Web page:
Yes, there is a lot of general human asshattery, but it seems really unusually concentrated in videogame communities.
Hey, this is Ben. My wife Rebecca and I have been the target of a pretty big internet storm for the last five days following our Epic Games Store timed-exclusive announcement for Ooblets. We’ve been trying to make ourselves as available as possible to maintain an open discourse with newcomers — some friendly, some extremely aggressive — and unfortunately quite a number of them have decided to cross multiple lines into the realm of harassment. We wanted to take the time to put together an official statement in regard to all that.
For the past three years, I’ve been interacting with an audience that has always been understanding, friendly, and appreciative of our very open and transparent style. Our devlogs, newsletters and social media have always had a specific tone to them (reflected in the game as well); we don’t take ourselves too seriously and maintained that throughout our multiple communication channels. It’s been that way for as long as we’ve been around.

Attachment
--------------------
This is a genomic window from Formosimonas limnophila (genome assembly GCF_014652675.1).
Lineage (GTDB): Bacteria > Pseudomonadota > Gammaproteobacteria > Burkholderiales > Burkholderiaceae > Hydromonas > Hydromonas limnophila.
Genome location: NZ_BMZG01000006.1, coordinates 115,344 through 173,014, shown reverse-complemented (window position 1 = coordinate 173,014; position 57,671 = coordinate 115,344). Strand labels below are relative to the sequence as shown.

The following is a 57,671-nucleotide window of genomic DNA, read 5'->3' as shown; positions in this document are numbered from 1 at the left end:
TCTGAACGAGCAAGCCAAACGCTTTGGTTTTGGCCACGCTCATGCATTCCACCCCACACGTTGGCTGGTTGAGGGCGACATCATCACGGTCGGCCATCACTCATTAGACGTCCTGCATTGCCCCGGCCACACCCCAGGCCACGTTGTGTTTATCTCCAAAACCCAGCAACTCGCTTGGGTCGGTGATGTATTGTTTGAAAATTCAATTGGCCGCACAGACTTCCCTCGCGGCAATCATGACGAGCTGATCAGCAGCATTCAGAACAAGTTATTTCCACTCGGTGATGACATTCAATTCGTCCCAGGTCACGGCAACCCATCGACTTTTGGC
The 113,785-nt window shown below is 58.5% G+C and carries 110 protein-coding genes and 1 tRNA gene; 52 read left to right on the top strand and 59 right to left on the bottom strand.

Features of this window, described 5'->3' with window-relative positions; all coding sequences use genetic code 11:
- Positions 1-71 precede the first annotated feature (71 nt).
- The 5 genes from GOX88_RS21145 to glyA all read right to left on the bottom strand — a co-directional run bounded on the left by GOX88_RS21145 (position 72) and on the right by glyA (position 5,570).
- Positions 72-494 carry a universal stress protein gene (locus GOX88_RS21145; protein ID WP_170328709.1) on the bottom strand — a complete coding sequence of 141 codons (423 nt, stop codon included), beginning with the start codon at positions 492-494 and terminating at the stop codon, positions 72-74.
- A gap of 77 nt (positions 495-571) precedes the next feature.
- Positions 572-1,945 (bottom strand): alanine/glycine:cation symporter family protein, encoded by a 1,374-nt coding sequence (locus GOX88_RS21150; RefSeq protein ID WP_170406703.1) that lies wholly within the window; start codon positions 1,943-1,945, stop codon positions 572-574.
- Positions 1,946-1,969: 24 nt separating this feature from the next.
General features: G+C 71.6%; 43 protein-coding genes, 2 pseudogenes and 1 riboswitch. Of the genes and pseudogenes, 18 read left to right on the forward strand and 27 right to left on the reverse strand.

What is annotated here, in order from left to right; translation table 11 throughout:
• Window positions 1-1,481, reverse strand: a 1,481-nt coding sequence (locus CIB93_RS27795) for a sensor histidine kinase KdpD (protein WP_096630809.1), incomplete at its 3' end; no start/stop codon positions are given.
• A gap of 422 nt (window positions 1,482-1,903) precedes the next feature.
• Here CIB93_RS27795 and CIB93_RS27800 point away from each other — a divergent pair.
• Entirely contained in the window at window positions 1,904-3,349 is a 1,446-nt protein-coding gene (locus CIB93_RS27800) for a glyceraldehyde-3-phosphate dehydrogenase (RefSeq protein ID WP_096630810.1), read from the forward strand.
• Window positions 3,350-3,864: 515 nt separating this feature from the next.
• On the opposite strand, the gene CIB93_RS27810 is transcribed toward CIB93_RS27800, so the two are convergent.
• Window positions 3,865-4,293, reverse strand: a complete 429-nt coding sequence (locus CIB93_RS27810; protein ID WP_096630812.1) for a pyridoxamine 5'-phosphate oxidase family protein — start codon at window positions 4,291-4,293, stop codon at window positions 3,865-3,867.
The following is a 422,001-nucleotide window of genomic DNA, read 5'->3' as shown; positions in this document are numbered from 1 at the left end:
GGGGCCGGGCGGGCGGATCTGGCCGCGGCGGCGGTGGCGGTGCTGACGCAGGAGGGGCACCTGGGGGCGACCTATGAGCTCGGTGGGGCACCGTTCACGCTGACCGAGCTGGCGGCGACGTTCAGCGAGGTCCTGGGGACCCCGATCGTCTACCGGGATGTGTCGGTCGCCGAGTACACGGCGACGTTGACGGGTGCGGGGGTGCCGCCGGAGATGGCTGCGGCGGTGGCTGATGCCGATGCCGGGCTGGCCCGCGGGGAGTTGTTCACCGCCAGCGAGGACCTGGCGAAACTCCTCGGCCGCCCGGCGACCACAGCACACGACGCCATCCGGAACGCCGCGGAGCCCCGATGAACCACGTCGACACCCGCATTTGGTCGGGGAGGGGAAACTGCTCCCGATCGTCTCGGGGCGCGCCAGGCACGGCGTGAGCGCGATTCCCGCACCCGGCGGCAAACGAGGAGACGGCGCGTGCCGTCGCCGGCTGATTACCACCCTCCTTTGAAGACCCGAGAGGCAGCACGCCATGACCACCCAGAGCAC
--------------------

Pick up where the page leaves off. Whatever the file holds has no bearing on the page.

That’s why we were totally unprepared for the attention we got from the broader gaming/internet community, which was fueled by a deep misunderstanding of the tongue-in-cheek tone as condescending and patronizing.
Many people come to the politically incorrect boards of 4chan and 8chan from video game communities, where players looking to laugh at an abasing joke or chat about violent games without offending anyone can find friends
And then, the whole gamergate / feministfrequency thing from a few years back.
I don’t get this, and why it’s so localized to (or at least concentrated in) videogames.
I no longer call myself a “gamer”, and I am now trying to minimize my interactions with videogames, because I’m unhappy with how persistently this kind of horrible online behavior is associated with these particular communities.